The tales my tees tell about me

Sometimes It appears that my thrift-shop apparel is sending the wrong message.

Phil Marden

The man slapped me on the back and said, “So, tell me about Kleer.”

I threw him a questioning look. Picking up on this, he pointed and said, “Your T-shirt.”

I looked down and read its message: “Kleer – Think Beyond Wood.”


The deal is this: I buy my T-shirts at the local thrift shop. Fifty cents for a tee in crisp, clean condition. What a bargain! The message on the shirt is of little importance to me. Once I’ve bought the shirt, I forget about it. This means that I am often taken off guard when others note whatever it is I’m inadvertently advertising. The responses aren’t always of the back-slapping kind.

Consider the man who growled at me when he noted my bright green tee: “You liberals are all alike!” he said.

The back of my shirt read: “Fair contract. Now!” I had no idea what it pertained to. No matter. In the eyes of the offended man, I was a liberal. And I was like all other liberals. Whatever that means.

Another fellow clucked his tongue and said, sourly, “You do know you’re in Red Sox country, right?” It was only then that I remembered I was wearing a Yankees T-shirt. All I could do was nod in response.

But most of the messages I carry do not elicit anything resembling hostility or even a frown. If people comment at all, it mostly reflects approbation, if not enthusiasm. I have a striking red tee with the white Polish eagle emblazoned on the front, along with the word “Polska.” One day, while strolling across the campus where I teach, a robust bear of a student threw his arm around my shoulder and exclaimed, “Brother!” He told me he was from Russia and that we Slavs have to stick together. It so happens that I am of Polish ancestry, but I have never been much interested in alliances.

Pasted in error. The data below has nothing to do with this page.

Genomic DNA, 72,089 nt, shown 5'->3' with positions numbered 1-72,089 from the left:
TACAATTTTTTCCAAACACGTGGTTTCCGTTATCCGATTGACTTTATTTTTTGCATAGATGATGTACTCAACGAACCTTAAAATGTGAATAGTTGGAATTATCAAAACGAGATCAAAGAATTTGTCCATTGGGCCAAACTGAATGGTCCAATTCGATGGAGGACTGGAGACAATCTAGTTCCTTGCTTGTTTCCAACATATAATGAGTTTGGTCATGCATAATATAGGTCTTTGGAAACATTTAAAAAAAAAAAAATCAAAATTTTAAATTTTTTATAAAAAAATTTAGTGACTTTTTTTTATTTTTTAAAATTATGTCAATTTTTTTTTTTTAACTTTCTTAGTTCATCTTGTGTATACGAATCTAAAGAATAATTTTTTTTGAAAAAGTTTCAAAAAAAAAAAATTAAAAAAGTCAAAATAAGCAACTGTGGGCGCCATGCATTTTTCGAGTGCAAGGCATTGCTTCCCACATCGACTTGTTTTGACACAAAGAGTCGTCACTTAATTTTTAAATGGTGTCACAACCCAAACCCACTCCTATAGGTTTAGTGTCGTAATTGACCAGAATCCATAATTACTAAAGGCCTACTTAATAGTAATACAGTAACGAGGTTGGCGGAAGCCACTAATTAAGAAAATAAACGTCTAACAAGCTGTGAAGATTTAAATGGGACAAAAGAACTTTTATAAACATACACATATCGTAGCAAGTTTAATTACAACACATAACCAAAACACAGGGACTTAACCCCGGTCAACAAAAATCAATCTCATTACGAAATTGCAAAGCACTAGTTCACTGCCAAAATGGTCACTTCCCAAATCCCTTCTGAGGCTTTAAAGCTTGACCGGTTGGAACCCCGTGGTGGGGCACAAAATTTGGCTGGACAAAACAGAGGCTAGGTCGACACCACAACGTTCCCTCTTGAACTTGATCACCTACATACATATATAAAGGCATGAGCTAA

In another instance, I picked up a handsome tee that bore the logo of the American Folk Festival, held yearly in Bangor, Maine. In large letters across the back it read, “VOLUNTEER.” This elicited a comment from a pleasant woman: “Thank you for your time and effort.”

You’re welcome.

Other tees have stimulated lengthy, and pleasant, conversation. I have a spectacular T-shirt with a garish splattering of colorful fruits and vegetables on the front. The caption: “World’s Largest Fruit Salad – UMass Amherst.” This was the impetus for a wonderful exchange initiated by an organic farmer at one of our open-air markets here in Maine. It turns out he had attended UMass Amherst and knew all about the phenomenal salad. When he was done singing its praises I felt as if I had done a heroic deed simply by wearing the shirt.

Some of my tees bear messages attesting to accomplishments I can take no credit for. I am not a Cessna pilot. I did not take part in the Kenduskeag Stream Canoe Race in 2013. I have never walked the entire Appalachian Trail, and I do not speak Esperanto.

However, there are messages I do wish I could find, for they would reflect my experiences and sensibilities:

“I have visited Greenland.”

“Thoreau. Now more than ever.”

“Don’t let school interfere with your education.”

“Baking soda can be used for almost anything.”

But perhaps, trumping all of these, I should settle for a message of rote candor, to wit: “This is not my shirt. I bought it at a thrift shop.”

That would, I think, keep everybody honest.

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